December 17, 1920: After Germany lost World War I, the Council of the League of Nations confirmed a mandate on Great Britain’s King George V on behalf of New Zealand to administer German Samoa, which thereafter became known as British or Western Samoa.

December 1918: An estimated 23 percent, or about one-fifth, of the population of Western Samoa died in the Spanish influenza pandemic — the highest percentage of “flu” deaths of any country in the world at that time.

August 11, 1925: Columbia anthropology doctoral student Margaret Mead arrived in American Samoa to begin her fieldwork that would eventually be published as Coming of Age in Samoa.

August 1926: There were a total of 20 cars, 15 trucks, 1 ambulance and 4 buses in American Samoa.

March 1937: The Pan American World Airway’s “flying boat” Pan American Clipper (later renamed the Samoan Clipper)established a route between San Francisco and Australiasia. In January the following year, the first commercial flight of service from Pago Pago to Auckland, New Zealand, ended in disaster when the Samoan Clipper exploded.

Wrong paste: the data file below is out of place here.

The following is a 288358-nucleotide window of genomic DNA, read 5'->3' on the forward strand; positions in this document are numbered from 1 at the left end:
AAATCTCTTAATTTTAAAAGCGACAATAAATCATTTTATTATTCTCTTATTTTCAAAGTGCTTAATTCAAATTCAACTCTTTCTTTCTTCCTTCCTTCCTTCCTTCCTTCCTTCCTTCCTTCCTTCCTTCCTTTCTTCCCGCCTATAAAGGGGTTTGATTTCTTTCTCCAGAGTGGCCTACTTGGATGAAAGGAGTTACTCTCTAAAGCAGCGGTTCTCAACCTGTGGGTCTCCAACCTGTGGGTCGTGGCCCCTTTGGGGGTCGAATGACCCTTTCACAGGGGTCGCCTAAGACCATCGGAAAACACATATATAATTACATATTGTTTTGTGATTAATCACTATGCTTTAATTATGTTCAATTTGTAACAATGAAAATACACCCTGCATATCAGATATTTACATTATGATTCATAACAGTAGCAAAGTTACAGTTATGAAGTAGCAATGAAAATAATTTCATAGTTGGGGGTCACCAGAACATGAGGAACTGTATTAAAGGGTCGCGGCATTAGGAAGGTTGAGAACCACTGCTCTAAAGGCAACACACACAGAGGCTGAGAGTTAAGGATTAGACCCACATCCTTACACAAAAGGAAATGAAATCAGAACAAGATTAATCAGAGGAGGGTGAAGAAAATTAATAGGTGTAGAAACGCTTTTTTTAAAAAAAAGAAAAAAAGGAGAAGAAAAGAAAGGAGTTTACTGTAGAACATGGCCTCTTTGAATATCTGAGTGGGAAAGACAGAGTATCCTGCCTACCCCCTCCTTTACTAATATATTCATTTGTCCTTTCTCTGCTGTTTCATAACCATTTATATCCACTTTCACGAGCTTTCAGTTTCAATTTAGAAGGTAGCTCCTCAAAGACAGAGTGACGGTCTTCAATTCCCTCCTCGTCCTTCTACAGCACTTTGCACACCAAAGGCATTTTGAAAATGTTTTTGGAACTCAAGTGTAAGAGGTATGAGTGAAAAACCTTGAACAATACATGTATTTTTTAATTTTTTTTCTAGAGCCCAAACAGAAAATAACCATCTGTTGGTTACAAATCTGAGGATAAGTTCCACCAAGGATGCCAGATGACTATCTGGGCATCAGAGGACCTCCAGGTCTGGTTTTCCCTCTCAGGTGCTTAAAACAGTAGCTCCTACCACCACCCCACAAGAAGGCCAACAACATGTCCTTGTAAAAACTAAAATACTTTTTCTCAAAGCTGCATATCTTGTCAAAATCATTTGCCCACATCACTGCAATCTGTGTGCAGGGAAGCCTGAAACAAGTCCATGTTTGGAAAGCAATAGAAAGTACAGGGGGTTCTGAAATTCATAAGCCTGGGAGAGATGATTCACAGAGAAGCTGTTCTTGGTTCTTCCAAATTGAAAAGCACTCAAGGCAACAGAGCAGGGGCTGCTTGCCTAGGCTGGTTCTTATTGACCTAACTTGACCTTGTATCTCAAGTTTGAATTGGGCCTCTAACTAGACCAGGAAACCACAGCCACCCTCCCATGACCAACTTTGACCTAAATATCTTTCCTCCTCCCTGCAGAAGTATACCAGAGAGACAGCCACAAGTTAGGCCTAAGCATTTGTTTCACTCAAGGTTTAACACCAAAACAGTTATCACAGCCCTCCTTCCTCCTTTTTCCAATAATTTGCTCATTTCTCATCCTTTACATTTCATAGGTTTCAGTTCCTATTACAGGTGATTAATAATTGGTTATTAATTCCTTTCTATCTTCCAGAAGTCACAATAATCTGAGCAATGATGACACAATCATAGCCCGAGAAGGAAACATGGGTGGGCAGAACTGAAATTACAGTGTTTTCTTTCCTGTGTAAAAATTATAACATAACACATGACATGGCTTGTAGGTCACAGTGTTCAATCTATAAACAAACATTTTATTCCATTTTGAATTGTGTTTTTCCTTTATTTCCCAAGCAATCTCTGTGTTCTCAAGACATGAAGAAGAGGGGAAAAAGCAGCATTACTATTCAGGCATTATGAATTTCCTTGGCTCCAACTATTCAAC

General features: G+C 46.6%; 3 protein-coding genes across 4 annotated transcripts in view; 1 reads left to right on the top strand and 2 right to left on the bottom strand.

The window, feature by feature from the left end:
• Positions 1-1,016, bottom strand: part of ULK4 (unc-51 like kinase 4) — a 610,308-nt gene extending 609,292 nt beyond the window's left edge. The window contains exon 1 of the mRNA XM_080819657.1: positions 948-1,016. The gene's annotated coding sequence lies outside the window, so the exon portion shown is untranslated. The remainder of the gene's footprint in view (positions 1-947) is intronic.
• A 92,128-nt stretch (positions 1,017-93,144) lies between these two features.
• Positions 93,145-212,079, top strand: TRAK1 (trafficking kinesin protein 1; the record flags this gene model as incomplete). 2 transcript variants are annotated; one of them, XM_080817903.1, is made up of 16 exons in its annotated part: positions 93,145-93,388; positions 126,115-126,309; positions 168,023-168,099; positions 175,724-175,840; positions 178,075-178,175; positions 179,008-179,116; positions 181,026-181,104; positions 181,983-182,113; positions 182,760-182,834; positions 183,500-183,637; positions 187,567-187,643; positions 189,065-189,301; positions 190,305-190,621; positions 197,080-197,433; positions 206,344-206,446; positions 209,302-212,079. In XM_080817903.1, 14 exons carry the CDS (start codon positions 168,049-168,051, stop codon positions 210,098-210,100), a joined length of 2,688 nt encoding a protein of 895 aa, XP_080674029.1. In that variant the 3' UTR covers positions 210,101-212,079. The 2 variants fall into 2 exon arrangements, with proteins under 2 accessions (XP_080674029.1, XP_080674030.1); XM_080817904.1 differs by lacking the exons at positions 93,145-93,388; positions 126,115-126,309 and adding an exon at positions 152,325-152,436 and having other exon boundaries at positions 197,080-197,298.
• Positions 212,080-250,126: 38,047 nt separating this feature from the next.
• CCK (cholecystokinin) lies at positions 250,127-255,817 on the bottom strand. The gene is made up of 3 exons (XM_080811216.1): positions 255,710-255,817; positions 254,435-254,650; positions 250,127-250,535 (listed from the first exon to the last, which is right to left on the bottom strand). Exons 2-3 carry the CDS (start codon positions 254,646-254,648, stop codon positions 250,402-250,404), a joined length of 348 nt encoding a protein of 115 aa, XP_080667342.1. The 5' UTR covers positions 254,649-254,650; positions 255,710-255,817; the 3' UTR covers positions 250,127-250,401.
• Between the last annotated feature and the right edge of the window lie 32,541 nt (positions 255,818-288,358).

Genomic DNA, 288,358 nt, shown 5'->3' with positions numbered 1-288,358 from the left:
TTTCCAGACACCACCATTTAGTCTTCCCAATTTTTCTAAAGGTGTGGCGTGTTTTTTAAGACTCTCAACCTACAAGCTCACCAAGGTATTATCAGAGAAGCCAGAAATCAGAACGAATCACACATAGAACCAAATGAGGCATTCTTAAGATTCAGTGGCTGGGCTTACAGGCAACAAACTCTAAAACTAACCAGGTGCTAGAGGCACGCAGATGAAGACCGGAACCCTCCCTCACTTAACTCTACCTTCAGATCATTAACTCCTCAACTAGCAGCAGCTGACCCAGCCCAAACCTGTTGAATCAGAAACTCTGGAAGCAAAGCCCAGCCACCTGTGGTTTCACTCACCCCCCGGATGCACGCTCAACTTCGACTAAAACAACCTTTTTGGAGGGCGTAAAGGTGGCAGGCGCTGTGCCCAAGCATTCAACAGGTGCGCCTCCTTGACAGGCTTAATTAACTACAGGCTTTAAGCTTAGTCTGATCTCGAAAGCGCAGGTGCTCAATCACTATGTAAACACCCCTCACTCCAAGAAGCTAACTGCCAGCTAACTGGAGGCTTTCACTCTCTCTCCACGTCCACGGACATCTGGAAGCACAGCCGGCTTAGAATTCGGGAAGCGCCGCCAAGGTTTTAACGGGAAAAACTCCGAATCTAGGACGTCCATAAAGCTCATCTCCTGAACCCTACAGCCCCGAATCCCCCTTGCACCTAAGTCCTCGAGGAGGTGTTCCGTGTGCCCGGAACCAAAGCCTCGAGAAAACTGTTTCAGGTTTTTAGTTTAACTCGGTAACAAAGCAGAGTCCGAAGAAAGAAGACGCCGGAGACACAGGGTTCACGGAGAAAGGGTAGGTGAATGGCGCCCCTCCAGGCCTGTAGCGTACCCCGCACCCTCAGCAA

February 1940: The population of American Samoa was record as 12,908 (2,597 of them in Manu’a and 147 on Swains Island), including 31 palagi, 4 Japanese, 2 Filipinos and 1 Chinese.

January 11, 1942: A Japanese submarine surfaced near Pago Pago and fired about 15 shells over a 10-minute period at the U.S. Naval Station. Light structural damage and minor injuries were reported.

November 1942: World War I fighter pilot “ace” Capt. Eddie Rickenbacker, recuperated at the U.S. Navy Mobile Hospital No. 3 in Mapusaga, American Samoa. He and his companions spent 22 days on a raft after their Boeing B-17E Flying Fortress went down en route to Australia and were rescued near Funafuti in the Ellice Islands (now Tuvalu).